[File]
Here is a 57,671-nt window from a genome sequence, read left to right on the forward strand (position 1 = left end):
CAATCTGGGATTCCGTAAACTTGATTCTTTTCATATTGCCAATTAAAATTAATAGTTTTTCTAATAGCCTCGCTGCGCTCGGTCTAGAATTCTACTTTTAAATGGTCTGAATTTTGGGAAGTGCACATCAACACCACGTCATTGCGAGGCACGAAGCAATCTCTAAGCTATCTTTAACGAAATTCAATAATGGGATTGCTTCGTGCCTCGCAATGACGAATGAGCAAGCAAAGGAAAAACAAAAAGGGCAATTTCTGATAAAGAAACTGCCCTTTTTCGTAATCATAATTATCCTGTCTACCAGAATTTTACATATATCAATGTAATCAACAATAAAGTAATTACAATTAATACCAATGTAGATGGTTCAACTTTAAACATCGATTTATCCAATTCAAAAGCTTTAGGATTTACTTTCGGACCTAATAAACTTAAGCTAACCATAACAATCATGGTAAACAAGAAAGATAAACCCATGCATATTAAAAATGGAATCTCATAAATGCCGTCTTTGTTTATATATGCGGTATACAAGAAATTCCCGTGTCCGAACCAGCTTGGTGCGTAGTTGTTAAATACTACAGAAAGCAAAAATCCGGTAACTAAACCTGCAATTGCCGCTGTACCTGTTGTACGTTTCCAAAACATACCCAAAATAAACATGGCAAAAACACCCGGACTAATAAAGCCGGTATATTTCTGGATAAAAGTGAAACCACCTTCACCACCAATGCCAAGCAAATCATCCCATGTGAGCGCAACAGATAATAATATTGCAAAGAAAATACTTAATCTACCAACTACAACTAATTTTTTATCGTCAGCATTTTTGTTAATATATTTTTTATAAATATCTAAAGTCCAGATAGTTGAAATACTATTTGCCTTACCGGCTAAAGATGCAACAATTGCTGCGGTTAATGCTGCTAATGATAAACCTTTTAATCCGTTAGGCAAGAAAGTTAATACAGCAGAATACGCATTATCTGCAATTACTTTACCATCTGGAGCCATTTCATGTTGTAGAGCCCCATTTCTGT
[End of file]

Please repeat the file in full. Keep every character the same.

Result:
Here is a 57,671-nt window from a genome sequence, read left to right on the forward strand (position 1 = left end):
CAATCTGGGATTCCGTAAACTTGATTCTTTTCATATTGCCAATTAAAATTAATAGTTTTTCTAATAGCCTCGCTGCGCTCGGTCTAGAATTCTACTTTTAAATGGTCTGAATTTTGGGAAGTGCACATCAACACCACGTCATTGCGAGGCACGAAGCAATCTCTAAGCTATCTTTAACGAAATTCAATAATGGGATTGCTTCGTGCCTCGCAATGACGAATGAGCAAGCAAAGGAAAAACAAAAAGGGCAATTTCTGATAAAGAAACTGCCCTTTTTCGTAATCATAATTATCCTGTCTACCAGAATTTTACATATATCAATGTAATCAACAATAAAGTAATTACAATTAATACCAATGTAGATGGTTCAACTTTAAACATCGATTTATCCAATTCAAAAGCTTTAGGATTTACTTTCGGACCTAATAAACTTAAGCTAACCATAACAATCATGGTAAACAAGAAAGATAAACCCATGCATATTAAAAATGGAATCTCATAAATGCCGTCTTTGTTTATATATGCGGTATACAAGAAATTCCCGTGTCCGAACCAGCTTGGTGCGTAGTTGTTAAATACTACAGAAAGCAAAAATCCGGTAACTAAACCTGCAATTGCCGCTGTACCTGTTGTACGTTTCCAAAACATACCCAAAATAAACATGGCAAAAACACCCGGACTAATAAAGCCGGTATATTTCTGGATAAAAGTGAAACCACCTTCACCACCAATGCCAAGCAAATCATCCCATGTGAGCGCAACAGATAATAATATTGCAAAGAAAATACTTAATCTACCAACTACAACTAATTTTTTATCGTCAGCATTTTTGTTAATATATTTTTTATAAATATCTAAAGTCCAGATAGTTGAAATACTATTTGCCTTACCGGCTAAAGATGCAACAATTGCTGCGGTTAATGCTGCTAATGATAAACCTTTTAATCCGTTAGGCAAGAAAGTTAATACAGCAGAATACGCATTATCTGCAATTACTTTACCATCTGGAGCCATTTCATGTTGTAGAGCCCCATTTCTGT